It’s a bit of a modern management cliché to say “Don’t bring problems! Bring me solutions!”
I think what that means is “Don’t just complain! Think about improving things!”
It’s good to think about improvement, but sometimes (if not often!) that improvement process starts by identifying problems.
In a “Kaizen” process in a team, I encourage people to bring problems forward even if they do NOT have a solution or “countermeasure” in mind. When somebody points out a problem, that can prompt discussion or brainstorming (with the manager and colleagues) about what solutions could be tested.
Here’s an article from Harvard Business Review that delves into this same topic:
The interview with professor Frances X. Frei starts like this:
CBD: I thought that encouraging employees to solve problems was a good thing–?
FF: It is, of course. But sending out this message doesn’t do it. Instead of promoting accountability, it actually encourages employees to turn a blind eye to problems they see but cannot figure out how to fix. When you say “Don’t bring me problems–bring me solutions,” what you’re saying, in effect, is “Of all the problems you find, I only want to know about the ones you can solve.”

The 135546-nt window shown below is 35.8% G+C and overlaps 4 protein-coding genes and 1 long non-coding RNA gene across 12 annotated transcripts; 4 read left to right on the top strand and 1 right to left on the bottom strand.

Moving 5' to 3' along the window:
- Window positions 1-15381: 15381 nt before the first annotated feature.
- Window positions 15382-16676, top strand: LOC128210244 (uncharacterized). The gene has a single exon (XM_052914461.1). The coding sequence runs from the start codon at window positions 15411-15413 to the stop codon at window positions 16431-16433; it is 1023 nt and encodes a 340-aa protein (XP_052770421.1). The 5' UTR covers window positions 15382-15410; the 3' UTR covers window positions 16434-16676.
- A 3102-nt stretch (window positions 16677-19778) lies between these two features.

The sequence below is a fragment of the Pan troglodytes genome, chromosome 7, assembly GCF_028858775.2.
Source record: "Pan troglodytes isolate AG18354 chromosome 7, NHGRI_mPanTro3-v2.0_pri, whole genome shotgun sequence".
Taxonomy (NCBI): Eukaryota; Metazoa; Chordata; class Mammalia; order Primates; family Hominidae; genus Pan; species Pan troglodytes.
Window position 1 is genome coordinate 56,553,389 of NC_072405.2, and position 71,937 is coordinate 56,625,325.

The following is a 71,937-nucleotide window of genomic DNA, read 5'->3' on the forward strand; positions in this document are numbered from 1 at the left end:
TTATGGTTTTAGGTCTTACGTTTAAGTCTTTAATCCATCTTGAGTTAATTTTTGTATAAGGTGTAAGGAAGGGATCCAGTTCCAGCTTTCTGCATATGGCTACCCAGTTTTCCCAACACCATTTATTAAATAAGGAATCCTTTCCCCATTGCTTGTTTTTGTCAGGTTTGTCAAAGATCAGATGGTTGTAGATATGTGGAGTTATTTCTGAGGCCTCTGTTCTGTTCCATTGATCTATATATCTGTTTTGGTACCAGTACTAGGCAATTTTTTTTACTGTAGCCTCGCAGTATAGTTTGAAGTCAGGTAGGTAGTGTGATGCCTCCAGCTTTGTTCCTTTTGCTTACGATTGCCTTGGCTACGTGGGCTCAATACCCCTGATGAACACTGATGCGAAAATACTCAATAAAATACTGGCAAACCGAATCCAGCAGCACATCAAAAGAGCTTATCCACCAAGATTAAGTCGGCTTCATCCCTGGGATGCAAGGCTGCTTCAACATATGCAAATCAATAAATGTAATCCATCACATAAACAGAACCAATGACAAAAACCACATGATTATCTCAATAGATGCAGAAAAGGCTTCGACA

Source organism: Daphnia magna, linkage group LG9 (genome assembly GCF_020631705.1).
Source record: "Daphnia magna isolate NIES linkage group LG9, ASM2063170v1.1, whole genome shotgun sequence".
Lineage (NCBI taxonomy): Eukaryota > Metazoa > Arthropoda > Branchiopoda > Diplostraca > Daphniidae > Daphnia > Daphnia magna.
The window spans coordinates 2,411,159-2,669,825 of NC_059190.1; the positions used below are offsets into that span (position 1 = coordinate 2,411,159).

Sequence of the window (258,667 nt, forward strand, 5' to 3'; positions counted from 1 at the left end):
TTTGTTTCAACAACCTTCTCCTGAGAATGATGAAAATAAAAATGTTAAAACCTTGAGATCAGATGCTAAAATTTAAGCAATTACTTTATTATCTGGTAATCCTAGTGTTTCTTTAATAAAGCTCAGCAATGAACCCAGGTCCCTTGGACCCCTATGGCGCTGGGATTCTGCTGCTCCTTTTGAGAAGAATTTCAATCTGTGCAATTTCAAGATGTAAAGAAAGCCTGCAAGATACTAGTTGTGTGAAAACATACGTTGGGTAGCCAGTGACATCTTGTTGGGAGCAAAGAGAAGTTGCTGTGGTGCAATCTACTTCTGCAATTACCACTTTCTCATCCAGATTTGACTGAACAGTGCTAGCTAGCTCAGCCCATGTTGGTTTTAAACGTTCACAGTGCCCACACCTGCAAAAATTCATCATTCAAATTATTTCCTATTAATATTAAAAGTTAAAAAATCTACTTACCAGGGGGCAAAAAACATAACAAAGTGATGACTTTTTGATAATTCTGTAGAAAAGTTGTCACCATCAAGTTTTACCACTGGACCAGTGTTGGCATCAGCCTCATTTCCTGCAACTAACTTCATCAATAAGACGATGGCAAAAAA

I’d add that even when people have solutions in mind, we have to be careful that we’re not jumping to solutions. Making sure we define (and understand) the problem first is a very helpful and necessary first step.
Identifying problems can be a solo sport, but finding solutions rarely is. This is especially true when the problems have any degree of complexity. If you’re giving people permission to tell you about just those problems they can solve, you’re missing out on many opportunities for improvement. You’re leaving performance boosters on the table simply because the problem and the solution aren’t collocated.
Frei also says, “that managers use [the phrase] to quiet chronic complainers.” Does this make it “dangerous” for people to speak up and point out problems? We need to make it safe for people to talk about problems to create an environment where improvement can happen. She, not surprisingly, points to Toyota as an example of a company that has a healthy improvement culture.
Read the rest of the interview. I’d be happy to hear your thoughts or any reflections on this expression and what it means to your team and your organization.